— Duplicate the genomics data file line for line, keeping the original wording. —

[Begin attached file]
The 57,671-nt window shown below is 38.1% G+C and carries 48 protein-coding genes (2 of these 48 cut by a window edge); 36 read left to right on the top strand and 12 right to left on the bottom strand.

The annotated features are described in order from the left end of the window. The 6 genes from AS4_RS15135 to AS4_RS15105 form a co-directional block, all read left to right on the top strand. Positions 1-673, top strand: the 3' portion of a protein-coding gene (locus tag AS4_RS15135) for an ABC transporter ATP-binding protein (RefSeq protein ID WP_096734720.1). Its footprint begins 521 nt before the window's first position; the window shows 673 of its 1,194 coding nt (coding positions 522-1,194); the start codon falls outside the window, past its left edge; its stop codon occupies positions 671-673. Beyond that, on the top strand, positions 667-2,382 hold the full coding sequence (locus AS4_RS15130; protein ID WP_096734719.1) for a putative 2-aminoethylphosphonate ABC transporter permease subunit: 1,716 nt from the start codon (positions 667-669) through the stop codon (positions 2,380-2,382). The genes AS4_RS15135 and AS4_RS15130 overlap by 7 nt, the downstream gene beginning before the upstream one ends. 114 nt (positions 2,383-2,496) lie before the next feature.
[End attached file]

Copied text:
The 57,671-nt window shown below is 38.1% G+C and carries 48 protein-coding genes (2 of these 48 cut by a window edge); 36 read left to right on the top strand and 12 right to left on the bottom strand.

The annotated features are described in order from the left end of the window. The 6 genes from AS4_RS15135 to AS4_RS15105 form a co-directional block, all read left to right on the top strand. Positions 1-673, top strand: the 3' portion of a protein-coding gene (locus tag AS4_RS15135) for an ABC transporter ATP-binding protein (RefSeq protein ID WP_096734720.1). Its footprint begins 521 nt before the window's first position; the window shows 673 of its 1,194 coding nt (coding positions 522-1,194); the start codon falls outside the window, past its left edge; its stop codon occupies positions 671-673. Beyond that, on the top strand, positions 667-2,382 hold the full coding sequence (locus AS4_RS15130; protein ID WP_096734719.1) for a putative 2-aminoethylphosphonate ABC transporter permease subunit: 1,716 nt from the start codon (positions 667-669) through the stop codon (positions 2,380-2,382). The genes AS4_RS15135 and AS4_RS15130 overlap by 7 nt, the downstream gene beginning before the upstream one ends. 114 nt (positions 2,383-2,496) lie before the next feature.